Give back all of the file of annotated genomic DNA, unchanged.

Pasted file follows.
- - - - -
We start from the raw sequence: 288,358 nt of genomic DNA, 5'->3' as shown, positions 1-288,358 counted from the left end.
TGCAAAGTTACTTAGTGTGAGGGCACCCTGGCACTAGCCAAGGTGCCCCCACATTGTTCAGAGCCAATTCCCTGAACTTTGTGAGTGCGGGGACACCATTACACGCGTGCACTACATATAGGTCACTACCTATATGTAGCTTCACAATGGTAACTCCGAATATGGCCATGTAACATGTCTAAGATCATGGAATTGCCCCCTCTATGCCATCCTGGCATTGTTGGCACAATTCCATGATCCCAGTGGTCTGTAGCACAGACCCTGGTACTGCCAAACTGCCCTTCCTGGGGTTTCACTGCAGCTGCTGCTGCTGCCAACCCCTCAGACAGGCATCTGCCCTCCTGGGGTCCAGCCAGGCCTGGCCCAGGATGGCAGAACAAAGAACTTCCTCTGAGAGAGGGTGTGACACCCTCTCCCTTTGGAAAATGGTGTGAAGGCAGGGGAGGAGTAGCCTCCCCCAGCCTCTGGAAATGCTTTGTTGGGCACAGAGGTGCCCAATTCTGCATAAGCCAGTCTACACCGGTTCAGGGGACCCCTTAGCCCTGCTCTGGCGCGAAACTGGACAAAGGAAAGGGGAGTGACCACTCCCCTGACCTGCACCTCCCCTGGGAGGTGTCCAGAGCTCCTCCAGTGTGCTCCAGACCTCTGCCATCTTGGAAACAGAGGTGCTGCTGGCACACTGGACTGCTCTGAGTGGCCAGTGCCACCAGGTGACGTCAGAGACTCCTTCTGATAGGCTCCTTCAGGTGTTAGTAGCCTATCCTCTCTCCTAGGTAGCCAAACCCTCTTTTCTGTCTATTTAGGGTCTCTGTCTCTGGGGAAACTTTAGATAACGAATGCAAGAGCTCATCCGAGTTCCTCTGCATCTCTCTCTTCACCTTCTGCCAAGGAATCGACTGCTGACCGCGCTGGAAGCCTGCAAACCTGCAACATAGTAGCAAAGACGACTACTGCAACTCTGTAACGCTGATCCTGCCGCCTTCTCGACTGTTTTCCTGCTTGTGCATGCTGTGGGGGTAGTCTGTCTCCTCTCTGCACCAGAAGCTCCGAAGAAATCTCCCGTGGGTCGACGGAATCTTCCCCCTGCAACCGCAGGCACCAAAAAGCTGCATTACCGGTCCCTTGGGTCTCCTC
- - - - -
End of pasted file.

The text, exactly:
We start from the raw sequence: 288,358 nt of genomic DNA, 5'->3' as shown, positions 1-288,358 counted from the left end.
TGCAAAGTTACTTAGTGTGAGGGCACCCTGGCACTAGCCAAGGTGCCCCCACATTGTTCAGAGCCAATTCCCTGAACTTTGTGAGTGCGGGGACACCATTACACGCGTGCACTACATATAGGTCACTACCTATATGTAGCTTCACAATGGTAACTCCGAATATGGCCATGTAACATGTCTAAGATCATGGAATTGCCCCCTCTATGCCATCCTGGCATTGTTGGCACAATTCCATGATCCCAGTGGTCTGTAGCACAGACCCTGGTACTGCCAAACTGCCCTTCCTGGGGTTTCACTGCAGCTGCTGCTGCTGCCAACCCCTCAGACAGGCATCTGCCCTCCTGGGGTCCAGCCAGGCCTGGCCCAGGATGGCAGAACAAAGAACTTCCTCTGAGAGAGGGTGTGACACCCTCTCCCTTTGGAAAATGGTGTGAAGGCAGGGGAGGAGTAGCCTCCCCCAGCCTCTGGAAATGCTTTGTTGGGCACAGAGGTGCCCAATTCTGCATAAGCCAGTCTACACCGGTTCAGGGGACCCCTTAGCCCTGCTCTGGCGCGAAACTGGACAAAGGAAAGGGGAGTGACCACTCCCCTGACCTGCACCTCCCCTGGGAGGTGTCCAGAGCTCCTCCAGTGTGCTCCAGACCTCTGCCATCTTGGAAACAGAGGTGCTGCTGGCACACTGGACTGCTCTGAGTGGCCAGTGCCACCAGGTGACGTCAGAGACTCCTTCTGATAGGCTCCTTCAGGTGTTAGTAGCCTATCCTCTCTCCTAGGTAGCCAAACCCTCTTTTCTGTCTATTTAGGGTCTCTGTCTCTGGGGAAACTTTAGATAACGAATGCAAGAGCTCATCCGAGTTCCTCTGCATCTCTCTCTTCACCTTCTGCCAAGGAATCGACTGCTGACCGCGCTGGAAGCCTGCAAACCTGCAACATAGTAGCAAAGACGACTACTGCAACTCTGTAACGCTGATCCTGCCGCCTTCTCGACTGTTTTCCTGCTTGTGCATGCTGTGGGGGTAGTCTGTCTCCTCTCTGCACCAGAAGCTCCGAAGAAATCTCCCGTGGGTCGACGGAATCTTCCCCCTGCAACCGCAGGCACCAAAAAGCTGCATTACCGGTCCCTTGGGTCTCCTC